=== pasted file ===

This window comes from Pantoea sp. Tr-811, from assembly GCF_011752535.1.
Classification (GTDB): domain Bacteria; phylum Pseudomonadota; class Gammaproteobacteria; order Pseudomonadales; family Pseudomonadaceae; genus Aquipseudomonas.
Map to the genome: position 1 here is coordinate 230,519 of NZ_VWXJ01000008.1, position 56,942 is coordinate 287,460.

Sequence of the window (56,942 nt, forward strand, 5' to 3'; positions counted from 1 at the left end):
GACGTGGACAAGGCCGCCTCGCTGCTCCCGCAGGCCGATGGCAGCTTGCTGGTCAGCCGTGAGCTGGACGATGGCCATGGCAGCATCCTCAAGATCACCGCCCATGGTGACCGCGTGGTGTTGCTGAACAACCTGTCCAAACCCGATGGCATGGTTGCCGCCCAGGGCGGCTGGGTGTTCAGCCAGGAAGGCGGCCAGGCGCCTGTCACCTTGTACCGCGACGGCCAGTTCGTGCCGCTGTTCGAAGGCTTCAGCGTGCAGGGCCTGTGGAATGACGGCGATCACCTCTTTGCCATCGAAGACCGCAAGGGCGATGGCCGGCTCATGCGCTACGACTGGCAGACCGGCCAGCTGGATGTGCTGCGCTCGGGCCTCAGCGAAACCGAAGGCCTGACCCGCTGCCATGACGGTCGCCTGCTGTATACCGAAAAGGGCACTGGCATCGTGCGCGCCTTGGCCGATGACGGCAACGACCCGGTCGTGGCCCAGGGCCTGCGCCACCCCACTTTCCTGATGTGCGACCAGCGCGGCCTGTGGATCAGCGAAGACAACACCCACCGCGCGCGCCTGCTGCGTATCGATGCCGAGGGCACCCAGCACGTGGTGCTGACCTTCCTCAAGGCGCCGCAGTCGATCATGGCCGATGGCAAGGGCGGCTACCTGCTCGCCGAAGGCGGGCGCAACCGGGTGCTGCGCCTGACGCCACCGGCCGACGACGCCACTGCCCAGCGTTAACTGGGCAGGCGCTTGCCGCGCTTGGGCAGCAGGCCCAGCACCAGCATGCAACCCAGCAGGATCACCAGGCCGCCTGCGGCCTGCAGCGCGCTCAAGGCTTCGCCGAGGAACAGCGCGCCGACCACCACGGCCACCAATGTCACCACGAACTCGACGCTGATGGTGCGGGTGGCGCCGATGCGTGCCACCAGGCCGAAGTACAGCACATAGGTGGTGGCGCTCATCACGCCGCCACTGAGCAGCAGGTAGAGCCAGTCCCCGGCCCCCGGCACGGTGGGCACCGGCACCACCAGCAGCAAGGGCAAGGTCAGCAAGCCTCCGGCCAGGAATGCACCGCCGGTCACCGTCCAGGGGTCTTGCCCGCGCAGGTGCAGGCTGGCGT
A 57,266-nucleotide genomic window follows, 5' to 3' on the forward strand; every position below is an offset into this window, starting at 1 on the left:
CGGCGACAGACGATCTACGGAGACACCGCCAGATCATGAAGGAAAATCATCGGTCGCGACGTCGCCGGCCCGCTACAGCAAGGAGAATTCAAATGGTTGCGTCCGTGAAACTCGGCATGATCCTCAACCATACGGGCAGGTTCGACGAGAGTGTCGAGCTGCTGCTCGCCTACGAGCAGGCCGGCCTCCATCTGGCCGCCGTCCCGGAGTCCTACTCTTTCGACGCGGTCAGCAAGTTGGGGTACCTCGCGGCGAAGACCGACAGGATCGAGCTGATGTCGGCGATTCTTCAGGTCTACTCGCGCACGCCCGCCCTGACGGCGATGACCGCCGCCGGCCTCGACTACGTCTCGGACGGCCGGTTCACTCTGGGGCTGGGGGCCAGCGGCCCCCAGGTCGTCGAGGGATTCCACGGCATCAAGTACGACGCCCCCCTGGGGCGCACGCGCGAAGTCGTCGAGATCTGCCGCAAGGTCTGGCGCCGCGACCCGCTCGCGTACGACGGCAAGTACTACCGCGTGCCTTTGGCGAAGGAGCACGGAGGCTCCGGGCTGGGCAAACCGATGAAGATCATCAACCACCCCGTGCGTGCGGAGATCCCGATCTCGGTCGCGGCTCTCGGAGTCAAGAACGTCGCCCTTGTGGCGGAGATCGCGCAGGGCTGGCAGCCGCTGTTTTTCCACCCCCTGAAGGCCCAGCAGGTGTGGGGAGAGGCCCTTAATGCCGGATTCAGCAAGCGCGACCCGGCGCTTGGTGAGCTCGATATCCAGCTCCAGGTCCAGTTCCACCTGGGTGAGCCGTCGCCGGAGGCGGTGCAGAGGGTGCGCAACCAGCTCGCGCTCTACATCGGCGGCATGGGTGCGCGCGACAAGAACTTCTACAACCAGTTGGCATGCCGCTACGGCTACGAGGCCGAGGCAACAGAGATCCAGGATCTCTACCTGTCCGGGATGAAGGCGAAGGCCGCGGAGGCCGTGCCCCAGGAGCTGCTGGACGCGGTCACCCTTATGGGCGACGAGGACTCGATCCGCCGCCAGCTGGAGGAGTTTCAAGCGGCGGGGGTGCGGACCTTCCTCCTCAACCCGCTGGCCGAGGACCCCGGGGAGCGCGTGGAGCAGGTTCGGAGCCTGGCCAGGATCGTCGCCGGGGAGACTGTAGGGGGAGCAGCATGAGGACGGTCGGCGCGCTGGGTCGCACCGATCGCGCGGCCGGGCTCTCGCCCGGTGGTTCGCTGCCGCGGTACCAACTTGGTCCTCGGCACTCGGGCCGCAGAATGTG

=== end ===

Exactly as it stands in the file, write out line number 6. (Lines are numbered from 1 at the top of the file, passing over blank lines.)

A 57,266-nucleotide genomic window follows, 5' to 3' on the forward strand; every position below is an offset into this window, starting at 1 on the left: